In addition to the Facebook Live video, WCVE also edited out and captioned a portion of the performance. The average watch time and overall engagement was higher on the Facebook Live video, but the edited clip had a wider reach (2,338 people reached and 1,063 views).
Both videos satisfied Massino, who chooses Facebook Live over edited videos depending on the content and the goals. If the number-one goal is engagement, she prefers a live video. “We know the Facebook algorithm is weighted toward live videos and so a produced video doesn’t do as well,” she says. “When you have something that’s live and looks live, people enjoy that. But certain videos—if action-oriented or captioned—do really well as produced videos on Facebook. It all depends on what you’re trying to get out of it.”
Engagement versus Dollars
WCVE and “Sockton Abbey” definitely got engagement in the #donate experiment, but did it result in actual donations? Well, no. “It didn’t make a ton of money,” says Massino. Altogether, it raised $30.
She thinks audience unfamiliarity with #donate technology or the complexity of the system may have hurt the campaign—which is one reason a number of pilot stations wanted to create video explainers about how it works in the first place. “I want to get people to the content as quickly as possible, with the least amount of steps as possible,” she says. With this campaign, that content was Passport and real episodes of Downton Abbey. “Any time you have to explain to somebody how to use a piece of technology, you’re already behind. With #donate, they have to do the hashtag, then they get a link which they have to click on, and after completing the form they get the code—there’s a couple of steps.”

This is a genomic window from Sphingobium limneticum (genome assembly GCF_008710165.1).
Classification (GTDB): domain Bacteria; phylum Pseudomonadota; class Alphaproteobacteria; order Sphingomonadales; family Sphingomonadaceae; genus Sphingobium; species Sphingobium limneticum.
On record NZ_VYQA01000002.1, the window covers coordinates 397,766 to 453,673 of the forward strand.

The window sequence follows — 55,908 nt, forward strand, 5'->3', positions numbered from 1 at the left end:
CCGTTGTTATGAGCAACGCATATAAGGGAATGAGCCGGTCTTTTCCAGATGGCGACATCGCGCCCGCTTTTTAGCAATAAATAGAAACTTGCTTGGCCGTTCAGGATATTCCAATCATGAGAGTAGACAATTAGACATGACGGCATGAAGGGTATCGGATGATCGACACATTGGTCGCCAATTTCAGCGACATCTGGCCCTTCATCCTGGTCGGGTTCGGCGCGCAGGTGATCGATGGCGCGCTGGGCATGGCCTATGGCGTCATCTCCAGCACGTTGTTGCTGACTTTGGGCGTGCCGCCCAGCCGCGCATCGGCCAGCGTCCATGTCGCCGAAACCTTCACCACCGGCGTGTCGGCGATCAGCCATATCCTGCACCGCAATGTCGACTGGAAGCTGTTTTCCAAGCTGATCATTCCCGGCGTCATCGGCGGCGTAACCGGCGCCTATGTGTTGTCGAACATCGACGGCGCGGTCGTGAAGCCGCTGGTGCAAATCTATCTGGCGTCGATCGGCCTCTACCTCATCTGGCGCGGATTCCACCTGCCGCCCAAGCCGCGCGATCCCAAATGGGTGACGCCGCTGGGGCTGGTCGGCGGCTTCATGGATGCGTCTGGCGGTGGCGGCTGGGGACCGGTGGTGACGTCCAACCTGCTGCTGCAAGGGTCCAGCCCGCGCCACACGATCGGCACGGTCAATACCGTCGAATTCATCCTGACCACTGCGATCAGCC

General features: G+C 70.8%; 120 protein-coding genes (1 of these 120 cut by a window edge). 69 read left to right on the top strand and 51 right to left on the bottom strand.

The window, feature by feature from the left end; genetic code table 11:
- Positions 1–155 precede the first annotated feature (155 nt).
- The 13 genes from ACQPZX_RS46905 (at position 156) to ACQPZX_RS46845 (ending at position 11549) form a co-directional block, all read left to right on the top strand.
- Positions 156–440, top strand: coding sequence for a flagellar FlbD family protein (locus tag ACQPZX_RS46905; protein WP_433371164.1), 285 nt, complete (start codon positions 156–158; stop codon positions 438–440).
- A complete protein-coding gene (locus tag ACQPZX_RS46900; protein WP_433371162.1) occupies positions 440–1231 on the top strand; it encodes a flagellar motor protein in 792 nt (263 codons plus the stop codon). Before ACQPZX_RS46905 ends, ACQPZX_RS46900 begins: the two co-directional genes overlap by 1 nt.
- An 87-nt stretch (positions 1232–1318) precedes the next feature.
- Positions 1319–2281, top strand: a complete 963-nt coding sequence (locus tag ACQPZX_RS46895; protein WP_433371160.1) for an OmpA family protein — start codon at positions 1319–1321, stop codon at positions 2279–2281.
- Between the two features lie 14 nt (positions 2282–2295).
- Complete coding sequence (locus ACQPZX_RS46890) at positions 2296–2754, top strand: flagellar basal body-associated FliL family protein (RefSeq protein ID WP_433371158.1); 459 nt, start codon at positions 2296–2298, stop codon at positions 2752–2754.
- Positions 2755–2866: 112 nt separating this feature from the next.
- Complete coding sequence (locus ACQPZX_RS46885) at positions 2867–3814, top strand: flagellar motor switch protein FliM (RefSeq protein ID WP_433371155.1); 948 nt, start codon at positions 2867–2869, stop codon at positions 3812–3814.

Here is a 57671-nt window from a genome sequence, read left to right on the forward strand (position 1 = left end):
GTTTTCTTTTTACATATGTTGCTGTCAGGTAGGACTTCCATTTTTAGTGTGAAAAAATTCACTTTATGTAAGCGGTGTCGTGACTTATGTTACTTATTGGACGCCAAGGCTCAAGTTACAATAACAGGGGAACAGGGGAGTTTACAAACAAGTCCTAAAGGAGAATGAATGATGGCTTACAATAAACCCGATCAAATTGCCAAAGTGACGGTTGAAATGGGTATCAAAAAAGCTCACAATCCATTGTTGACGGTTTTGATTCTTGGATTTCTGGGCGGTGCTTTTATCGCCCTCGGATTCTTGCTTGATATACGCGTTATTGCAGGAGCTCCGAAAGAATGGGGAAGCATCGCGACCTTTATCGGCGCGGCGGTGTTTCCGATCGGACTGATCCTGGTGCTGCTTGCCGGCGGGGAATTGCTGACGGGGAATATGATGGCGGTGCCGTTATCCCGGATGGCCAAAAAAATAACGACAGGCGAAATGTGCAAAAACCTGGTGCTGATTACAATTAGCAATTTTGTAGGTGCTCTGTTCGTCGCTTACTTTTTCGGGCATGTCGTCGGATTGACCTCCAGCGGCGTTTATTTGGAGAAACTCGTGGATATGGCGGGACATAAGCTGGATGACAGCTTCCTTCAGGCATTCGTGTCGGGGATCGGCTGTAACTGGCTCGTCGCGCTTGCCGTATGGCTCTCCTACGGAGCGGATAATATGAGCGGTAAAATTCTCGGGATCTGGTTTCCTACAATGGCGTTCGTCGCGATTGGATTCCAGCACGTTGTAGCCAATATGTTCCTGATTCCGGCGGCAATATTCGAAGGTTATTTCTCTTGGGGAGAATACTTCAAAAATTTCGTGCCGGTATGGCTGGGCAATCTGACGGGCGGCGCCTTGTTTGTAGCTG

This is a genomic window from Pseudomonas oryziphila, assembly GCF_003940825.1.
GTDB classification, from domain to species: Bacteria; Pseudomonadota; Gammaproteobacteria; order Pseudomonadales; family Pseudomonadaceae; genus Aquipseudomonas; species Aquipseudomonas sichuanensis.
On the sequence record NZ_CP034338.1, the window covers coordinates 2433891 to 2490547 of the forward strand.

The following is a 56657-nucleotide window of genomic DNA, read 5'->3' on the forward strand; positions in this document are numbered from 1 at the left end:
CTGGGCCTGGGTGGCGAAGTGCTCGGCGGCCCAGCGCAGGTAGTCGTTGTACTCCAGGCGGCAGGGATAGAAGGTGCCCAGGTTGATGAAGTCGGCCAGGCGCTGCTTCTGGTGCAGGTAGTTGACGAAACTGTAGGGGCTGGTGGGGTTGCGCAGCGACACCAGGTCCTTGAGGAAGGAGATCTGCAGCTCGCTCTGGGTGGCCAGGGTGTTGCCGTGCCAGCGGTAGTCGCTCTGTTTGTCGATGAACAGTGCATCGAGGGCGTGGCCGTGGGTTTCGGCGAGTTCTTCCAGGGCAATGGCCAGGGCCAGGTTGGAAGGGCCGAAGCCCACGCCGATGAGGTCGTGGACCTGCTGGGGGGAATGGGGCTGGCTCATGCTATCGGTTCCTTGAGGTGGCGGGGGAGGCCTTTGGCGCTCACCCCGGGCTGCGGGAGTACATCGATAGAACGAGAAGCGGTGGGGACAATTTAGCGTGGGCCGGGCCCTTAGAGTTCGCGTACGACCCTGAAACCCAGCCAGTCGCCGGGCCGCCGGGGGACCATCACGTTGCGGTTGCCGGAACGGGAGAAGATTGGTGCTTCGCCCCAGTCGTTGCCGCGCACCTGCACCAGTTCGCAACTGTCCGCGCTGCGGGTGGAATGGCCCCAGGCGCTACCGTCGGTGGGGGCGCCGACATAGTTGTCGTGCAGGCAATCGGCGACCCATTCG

Massino wonders if the push to Passport through #donate wasn’t the best pairing. “Our messaging for #donate ended up being all about Passport but then people weren’t getting that instant gratification of Passport,” due to the hurdles of following the #donate procedure. “If our messaging was more about community than something you get, maybe that would have done better.”
Keepin’ it Quirky
Regardless, they believe the quirky, creative content approach worked well for the WCVE audience. “Richmond’s kind of quirky so they enjoy quirky things,” she says. But that doesn’t mean there will be a Sockton Abbey 2. “That’s just silly. All of a sudden you’re taking something that was made to be fun and simple and trying to create a thing out of it,” she says. With social media, Massino says, people need to be comfortable with one-time experiments based on what’s trending or popular. “We need to go through the same process: What is our goal with this? What does our community respond to? How do they feel connected to our goal or the content? The process will always be the same.”
And whether it’s always a financial success or not, she believes WCVE definitely needs to continue innovating with digital fundraising. “This is a space we need to be in,” says Massino. “Traditional nonprofits are doing it very, very well. We should start looking at the techniques and approaches they’re taking and adopt them for ourselves and for our purposes.”